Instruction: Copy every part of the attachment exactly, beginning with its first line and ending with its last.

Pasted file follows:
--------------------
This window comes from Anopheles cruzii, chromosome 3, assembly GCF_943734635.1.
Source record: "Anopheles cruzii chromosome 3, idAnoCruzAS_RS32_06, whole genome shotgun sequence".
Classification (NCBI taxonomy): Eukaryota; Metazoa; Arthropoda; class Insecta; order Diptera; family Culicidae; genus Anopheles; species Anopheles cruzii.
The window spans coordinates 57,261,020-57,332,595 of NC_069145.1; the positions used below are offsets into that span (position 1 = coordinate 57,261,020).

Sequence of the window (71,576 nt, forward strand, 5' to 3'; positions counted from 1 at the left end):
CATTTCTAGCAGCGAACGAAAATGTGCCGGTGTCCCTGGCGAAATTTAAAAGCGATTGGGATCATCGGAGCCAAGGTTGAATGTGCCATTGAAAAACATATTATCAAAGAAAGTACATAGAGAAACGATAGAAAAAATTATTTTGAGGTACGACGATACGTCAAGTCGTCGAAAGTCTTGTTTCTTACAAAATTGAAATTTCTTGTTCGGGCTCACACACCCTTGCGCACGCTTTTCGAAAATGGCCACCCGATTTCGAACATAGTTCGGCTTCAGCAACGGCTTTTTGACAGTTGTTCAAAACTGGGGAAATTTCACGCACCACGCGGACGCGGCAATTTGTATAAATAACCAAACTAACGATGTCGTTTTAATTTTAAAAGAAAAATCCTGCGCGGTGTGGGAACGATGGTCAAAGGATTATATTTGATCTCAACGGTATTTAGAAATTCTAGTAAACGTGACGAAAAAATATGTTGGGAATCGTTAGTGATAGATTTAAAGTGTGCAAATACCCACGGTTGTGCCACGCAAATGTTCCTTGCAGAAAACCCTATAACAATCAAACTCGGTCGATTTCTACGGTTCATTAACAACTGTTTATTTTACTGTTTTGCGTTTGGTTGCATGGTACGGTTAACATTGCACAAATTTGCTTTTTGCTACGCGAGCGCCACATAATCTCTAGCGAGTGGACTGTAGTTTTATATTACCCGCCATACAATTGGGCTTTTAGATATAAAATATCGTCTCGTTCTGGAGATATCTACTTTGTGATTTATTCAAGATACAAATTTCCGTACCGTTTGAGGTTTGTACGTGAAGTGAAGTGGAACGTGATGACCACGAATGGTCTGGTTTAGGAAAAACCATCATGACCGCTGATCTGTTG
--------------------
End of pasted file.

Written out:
This window comes from Anopheles cruzii, chromosome 3, assembly GCF_943734635.1.
Source record: "Anopheles cruzii chromosome 3, idAnoCruzAS_RS32_06, whole genome shotgun sequence".
Classification (NCBI taxonomy): Eukaryota; Metazoa; Arthropoda; class Insecta; order Diptera; family Culicidae; genus Anopheles; species Anopheles cruzii.
The window spans coordinates 57,261,020-57,332,595 of NC_069145.1; the positions used below are offsets into that span (position 1 = coordinate 57,261,020).

Sequence of the window (71,576 nt, forward strand, 5' to 3'; positions counted from 1 at the left end):
CATTTCTAGCAGCGAACGAAAATGTGCCGGTGTCCCTGGCGAAATTTAAAAGCGATTGGGATCATCGGAGCCAAGGTTGAATGTGCCATTGAAAAACATATTATCAAAGAAAGTACATAGAGAAACGATAGAAAAAATTATTTTGAGGTACGACGATACGTCAAGTCGTCGAAAGTCTTGTTTCTTACAAAATTGAAATTTCTTGTTCGGGCTCACACACCCTTGCGCACGCTTTTCGAAAATGGCCACCCGATTTCGAACATAGTTCGGCTTCAGCAACGGCTTTTTGACAGTTGTTCAAAACTGGGGAAATTTCACGCACCACGCGGACGCGGCAATTTGTATAAATAACCAAACTAACGATGTCGTTTTAATTTTAAAAGAAAAATCCTGCGCGGTGTGGGAACGATGGTCAAAGGATTATATTTGATCTCAACGGTATTTAGAAATTCTAGTAAACGTGACGAAAAAATATGTTGGGAATCGTTAGTGATAGATTTAAAGTGTGCAAATACCCACGGTTGTGCCACGCAAATGTTCCTTGCAGAAAACCCTATAACAATCAAACTCGGTCGATTTCTACGGTTCATTAACAACTGTTTATTTTACTGTTTTGCGTTTGGTTGCATGGTACGGTTAACATTGCACAAATTTGCTTTTTGCTACGCGAGCGCCACATAATCTCTAGCGAGTGGACTGTAGTTTTATATTACCCGCCATACAATTGGGCTTTTAGATATAAAATATCGTCTCGTTCTGGAGATATCTACTTTGTGATTTATTCAAGATACAAATTTCCGTACCGTTTGAGGTTTGTACGTGAAGTGAAGTGGAACGTGATGACCACGAATGGTCTGGTTTAGGAAAAACCATCATGACCGCTGATCTGTTG